This memo, issued on July 13, 2018, gives the USCIS discretion to deny the application – without first giving the applicant an RFE or NOID. If an RFE is issued, the USCIS can issue another/secondary RFE.
The effective date of the Trump administration memo is September 11, 2018. The memo applies to all applications (such as I-485) applications – and other petitions and requests.
The main provisions of the policy memorandum are:
- Prior standard. A prior 2013 memo provided that an RFE should be sent, “when the facts and the law warrant.” Generally, an RFE should issues unless it was clear (no possibility) that the defects couldn’t be cured. This means most applications that were defective would result in an RFE – unless there was a statutory reason for the denial.
- Full discretion. The July 2018 PM (effective September 2018) gives the USCIS adjudicator full discretion to decide the application on the submitted record. The burden is on the applicant to establish eligibility – to submit the correct record the first time he/she applies.
- Reason for the stricter change. The July memo states that the reason for the new policy is to “discourage frivolous or substantially incomplete filings used as placeholder filings and to encourage applicants, petitioners, and requestors to be diligent in collecting and submitting required evidence. The purpose of this policy memo is NOT to penalize filers for innocent mistakes or misunderstandings of the evidence required to establish eligibility.” The memo states the new policy “will allow USCIS to focus resources on evaluating cases rather than on tracking down missing evidence.”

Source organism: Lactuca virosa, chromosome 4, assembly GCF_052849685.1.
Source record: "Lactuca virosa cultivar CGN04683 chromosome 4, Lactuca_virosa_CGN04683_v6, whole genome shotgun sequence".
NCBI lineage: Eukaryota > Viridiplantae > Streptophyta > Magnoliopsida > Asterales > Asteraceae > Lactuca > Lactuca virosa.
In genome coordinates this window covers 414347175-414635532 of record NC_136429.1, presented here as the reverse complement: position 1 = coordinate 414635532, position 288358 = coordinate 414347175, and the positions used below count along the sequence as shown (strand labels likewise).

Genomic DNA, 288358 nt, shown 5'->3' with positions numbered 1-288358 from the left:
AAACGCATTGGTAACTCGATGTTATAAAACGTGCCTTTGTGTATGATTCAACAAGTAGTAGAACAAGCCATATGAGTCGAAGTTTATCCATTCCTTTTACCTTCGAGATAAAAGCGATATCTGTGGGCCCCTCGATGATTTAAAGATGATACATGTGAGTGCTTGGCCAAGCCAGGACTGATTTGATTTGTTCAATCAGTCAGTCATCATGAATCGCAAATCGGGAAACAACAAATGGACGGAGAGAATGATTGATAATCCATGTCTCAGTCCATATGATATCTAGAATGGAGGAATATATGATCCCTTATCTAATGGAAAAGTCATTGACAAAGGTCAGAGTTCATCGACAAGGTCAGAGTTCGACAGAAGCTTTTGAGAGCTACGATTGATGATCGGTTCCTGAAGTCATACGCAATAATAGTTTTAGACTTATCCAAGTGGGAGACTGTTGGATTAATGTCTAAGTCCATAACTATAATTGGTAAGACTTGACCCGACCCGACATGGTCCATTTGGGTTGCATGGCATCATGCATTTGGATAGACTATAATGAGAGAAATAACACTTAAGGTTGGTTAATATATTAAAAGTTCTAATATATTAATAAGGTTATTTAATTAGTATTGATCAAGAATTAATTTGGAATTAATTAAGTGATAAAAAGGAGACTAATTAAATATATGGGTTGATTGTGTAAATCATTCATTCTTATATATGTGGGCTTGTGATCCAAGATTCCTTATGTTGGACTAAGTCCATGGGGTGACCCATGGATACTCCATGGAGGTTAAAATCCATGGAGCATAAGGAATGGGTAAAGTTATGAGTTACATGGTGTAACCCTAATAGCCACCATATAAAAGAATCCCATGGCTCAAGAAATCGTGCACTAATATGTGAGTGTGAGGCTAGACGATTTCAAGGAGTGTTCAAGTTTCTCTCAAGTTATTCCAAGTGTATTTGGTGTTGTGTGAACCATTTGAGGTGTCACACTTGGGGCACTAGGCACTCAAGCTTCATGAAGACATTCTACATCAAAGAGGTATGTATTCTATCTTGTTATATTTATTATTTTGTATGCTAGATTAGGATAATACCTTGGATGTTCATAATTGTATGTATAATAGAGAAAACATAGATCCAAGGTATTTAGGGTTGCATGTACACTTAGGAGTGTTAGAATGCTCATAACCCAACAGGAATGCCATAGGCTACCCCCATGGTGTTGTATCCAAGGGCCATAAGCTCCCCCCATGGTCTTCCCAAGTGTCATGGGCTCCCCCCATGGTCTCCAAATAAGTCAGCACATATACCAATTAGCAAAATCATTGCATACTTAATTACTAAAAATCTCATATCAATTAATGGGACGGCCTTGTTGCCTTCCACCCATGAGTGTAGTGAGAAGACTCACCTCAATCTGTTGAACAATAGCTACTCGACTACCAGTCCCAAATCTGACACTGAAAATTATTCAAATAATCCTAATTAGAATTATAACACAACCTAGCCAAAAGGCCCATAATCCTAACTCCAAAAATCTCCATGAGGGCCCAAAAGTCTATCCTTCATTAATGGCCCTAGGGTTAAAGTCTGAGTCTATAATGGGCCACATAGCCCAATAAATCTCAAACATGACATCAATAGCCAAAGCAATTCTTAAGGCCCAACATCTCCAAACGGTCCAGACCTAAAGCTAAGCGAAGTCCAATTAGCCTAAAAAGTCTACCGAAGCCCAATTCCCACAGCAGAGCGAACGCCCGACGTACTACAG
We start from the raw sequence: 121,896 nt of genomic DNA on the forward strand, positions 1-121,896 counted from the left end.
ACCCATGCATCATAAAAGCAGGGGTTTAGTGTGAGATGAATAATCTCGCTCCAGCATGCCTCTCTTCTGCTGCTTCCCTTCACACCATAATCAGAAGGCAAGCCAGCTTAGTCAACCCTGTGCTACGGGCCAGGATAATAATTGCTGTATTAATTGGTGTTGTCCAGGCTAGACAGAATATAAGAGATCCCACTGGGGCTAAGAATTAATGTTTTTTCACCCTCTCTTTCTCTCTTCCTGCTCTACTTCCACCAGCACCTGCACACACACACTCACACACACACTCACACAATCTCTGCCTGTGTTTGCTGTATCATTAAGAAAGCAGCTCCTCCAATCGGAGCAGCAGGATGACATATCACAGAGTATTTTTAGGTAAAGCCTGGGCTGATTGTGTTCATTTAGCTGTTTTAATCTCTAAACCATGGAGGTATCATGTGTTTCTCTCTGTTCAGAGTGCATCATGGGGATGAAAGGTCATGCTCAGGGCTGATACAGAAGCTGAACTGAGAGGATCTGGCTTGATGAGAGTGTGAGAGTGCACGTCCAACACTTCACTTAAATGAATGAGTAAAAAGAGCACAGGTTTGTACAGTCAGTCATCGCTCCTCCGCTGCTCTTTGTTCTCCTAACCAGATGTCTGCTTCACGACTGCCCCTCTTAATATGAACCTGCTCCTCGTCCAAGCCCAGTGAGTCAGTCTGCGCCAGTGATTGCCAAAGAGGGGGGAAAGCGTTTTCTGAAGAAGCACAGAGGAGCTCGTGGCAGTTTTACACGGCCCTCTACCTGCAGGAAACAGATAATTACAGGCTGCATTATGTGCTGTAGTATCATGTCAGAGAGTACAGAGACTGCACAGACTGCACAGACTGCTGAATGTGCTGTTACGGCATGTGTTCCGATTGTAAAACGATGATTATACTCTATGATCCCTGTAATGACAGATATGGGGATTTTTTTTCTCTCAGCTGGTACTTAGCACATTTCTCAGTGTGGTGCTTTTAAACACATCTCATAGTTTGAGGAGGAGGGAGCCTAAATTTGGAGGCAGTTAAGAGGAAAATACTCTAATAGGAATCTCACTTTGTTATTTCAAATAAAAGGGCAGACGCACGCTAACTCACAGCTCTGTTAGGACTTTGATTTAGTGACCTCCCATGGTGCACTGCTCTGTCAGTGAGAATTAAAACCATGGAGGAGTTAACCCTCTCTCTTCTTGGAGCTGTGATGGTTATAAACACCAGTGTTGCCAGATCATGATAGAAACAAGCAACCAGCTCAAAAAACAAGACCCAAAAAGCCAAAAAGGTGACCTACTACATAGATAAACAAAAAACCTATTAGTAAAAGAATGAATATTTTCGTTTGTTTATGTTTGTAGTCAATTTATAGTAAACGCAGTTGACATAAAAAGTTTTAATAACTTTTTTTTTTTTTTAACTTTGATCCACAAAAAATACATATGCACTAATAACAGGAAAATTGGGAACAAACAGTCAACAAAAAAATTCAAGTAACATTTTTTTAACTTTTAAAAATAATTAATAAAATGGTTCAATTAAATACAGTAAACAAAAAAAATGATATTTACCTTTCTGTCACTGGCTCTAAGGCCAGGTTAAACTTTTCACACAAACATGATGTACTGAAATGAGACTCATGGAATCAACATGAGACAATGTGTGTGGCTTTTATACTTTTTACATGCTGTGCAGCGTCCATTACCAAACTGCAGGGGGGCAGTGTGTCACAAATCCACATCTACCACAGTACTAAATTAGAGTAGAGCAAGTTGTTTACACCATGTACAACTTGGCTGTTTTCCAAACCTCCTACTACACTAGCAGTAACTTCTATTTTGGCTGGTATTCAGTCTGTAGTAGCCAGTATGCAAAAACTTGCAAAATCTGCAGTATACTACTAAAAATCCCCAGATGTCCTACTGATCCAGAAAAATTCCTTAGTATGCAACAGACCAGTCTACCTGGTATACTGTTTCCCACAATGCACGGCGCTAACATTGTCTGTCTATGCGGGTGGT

- Exempt applications/petitions. The new Trump policy does not apply to applications, petitions, and requests submitted before September 11, 2018. The 2018 policy memo also doesn’t affect certain Deferred Action for Childhood Arrivals (DACA) cases – and certain other cases such as certain asylum, refugee, and NACARA cases.
Some of the forms specifically mentioned in the policy memo that can be denied without an RFE or NOID include:
- “A family-based Form I-485 Application to Register Permanent Residence or Adjust Status submitted without a Form I-864, Affidavit of Support Under Section 213A of the INA.
- A Form I-129 Petition for a Nonimmigrant Worker for H-1B nonimmigrant worker submitted without any evidence of the beneficiary’s education or experience (the petition is required by regulation to establish that the beneficiary qualifies for the specialty occupation).”
The USCIS states that the purpose of this memo isn’t to penalize filers for innocent mistakes or misunderstandings of the evidence required to establish eligibility. Yet, it is clear that many applications are, in fact, being denied for those reasons.
Make no mistake about it. The 2018 memo is a major policy shift that places immigration applicants at the mercy of the USCIS officer. The July 2018 memo even encourages the USCIS officers who issue RFEs or NOIDS to decide the cases based just on the information submitted – instead of continual requests for information.